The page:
Over the past few days I’ve been getting rather bemused by the phone tapping scandal that’s been hiting the Australian and Indonesian Governments. However the events surrounding this scandal haven’t surprised me anywhere near as much as some of the comments that have been made about it. Namely, that Indonesia didn’t have a clue that Australia was tapping the phones of Indonesian citizens. This is closely followed by some of the seriously deficient research that parts of the Australian and Indonesian media have conducted into this story, since it first broke. The context of a story often provides its key, and in all honesty that’s what I feel has missing from this entire scandal so far.
I also regret the statement of Australian Prime Minister that belittled this tapping matter on Indonesia, without any remorse. *SBY*
— S. B. Yudhoyono (@SBYudhoyono) November 19, 2013
Now as anyone who follows South East Asian current affairs and politics closely would know, Indonesia’s Detachment 88 has been tapping the phones of Indonesian citizens for ages. Given that none of the tapped phones on the list provided by the Australian Signals Directorate to the other “5 Eyes” members were secure models, it’s no surprise at all that these phones were tapped. As a Reuters article from 2010 shows, phone tapping technology and expertise are resources that the Indonesians have requested and received from Australia, the US, France and the UK throughout most of the period since the 2002 Bali Bombings.
A U.S. embassy spokesman in Jakarta declined to comment, but a U.S. government document showed the unit had received technical support, training and equipment under the State Department’s Anti-Terrorism Assistance (ATA) program since 2003.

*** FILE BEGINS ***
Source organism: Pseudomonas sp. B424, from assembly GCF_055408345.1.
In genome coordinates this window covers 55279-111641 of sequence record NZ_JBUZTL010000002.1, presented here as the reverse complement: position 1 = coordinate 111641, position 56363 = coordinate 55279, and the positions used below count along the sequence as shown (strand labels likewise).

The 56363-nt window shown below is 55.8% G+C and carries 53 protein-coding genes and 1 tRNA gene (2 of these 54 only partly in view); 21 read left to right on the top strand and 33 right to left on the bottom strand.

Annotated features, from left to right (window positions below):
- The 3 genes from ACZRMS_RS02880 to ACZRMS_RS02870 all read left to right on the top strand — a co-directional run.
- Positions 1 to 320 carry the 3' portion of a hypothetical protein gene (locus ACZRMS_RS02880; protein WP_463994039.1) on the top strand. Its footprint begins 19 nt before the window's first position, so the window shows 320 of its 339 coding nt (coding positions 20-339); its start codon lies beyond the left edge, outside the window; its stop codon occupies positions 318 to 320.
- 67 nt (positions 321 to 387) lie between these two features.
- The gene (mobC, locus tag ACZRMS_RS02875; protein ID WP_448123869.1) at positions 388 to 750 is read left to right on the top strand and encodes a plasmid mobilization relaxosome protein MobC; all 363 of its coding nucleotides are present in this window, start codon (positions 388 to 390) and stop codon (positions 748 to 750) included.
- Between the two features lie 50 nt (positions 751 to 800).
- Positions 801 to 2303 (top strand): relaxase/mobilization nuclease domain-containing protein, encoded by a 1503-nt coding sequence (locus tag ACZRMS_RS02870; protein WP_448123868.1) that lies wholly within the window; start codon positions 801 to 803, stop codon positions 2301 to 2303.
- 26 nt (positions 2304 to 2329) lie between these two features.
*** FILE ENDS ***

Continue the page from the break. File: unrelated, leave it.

An Indonesian official, who spoke on condition on anonymity, confirmed the unit got Australian and U.S. help in advanced wiretapping technology, and also some British and French aid.
Indonesia and the United States are likely to discuss further security cooperation during Obama’s visit. Washington has been considering whether to lift a ban on military training for Indonesia’s notorious special forces unit, known as Kopassus.
This is further reinforced by an interview that Allan Nairn, a George Polk Award and Robert F Kennedy Memorial recipient, conducted in 2007 with the progressive-leaning media outlet “Democracy Now” in New York. During this interview, Nairn examined the Signals-Intelligence capabilities of the Indonesian Government and its utilisation of them against West Papuans and other dissidents, with US and Australian support. Nairn was one of only a handful of reporters who were able to cover the Dili “Santa Cruz” Massacre of 1991 of East Timorese by Indonesian Military Forces, while he has covered the Indonesian military and intelligence community for decades.
And now, in this piece today, I disclose that there are actually US personnel working inside the Detachment 88 headquarters in Jakarta. And what they are doing is tapping the cell phones of Indonesian civilians. They’re listening in on their calls. They’re reading their text messages. And it’s precisely such an SMS text message that led to the recent arrest by Detachment 88 of a Papuan human rights lawyer, a man by the name of Iwangin. And his offense was merely that he forwarded an SMS that criticized the Indonesian army and criticized the president of Indonesia. And for this, he was seized by this US-created antiterrorist unit.
Throw in an extensive undercover investigation that focused on Detachment 88 by the ABC’s Hayden Cooper and Lisa Main for 7.30 last year, and some serious questions have got to be asked as to why Indonesia’s Politicians are claiming that they didn’t know that Phone Tapping was going on, when they were extensively utilising and requesting such resources themselves for use within independence-seeking regions of their territory.
Now with an election coming up and corruption concerns running rife all across Indonesia, causing a stink over spying allegations serves the political interests of the major Indonesian parties at this time, as it gives them justification in playing the righteous victim during this part of their campaign. At the same time, this is also in the interests of the Indonesian media, as a juicy spy-related story always sells papers and attracts audiences reasonably well whenever they come up.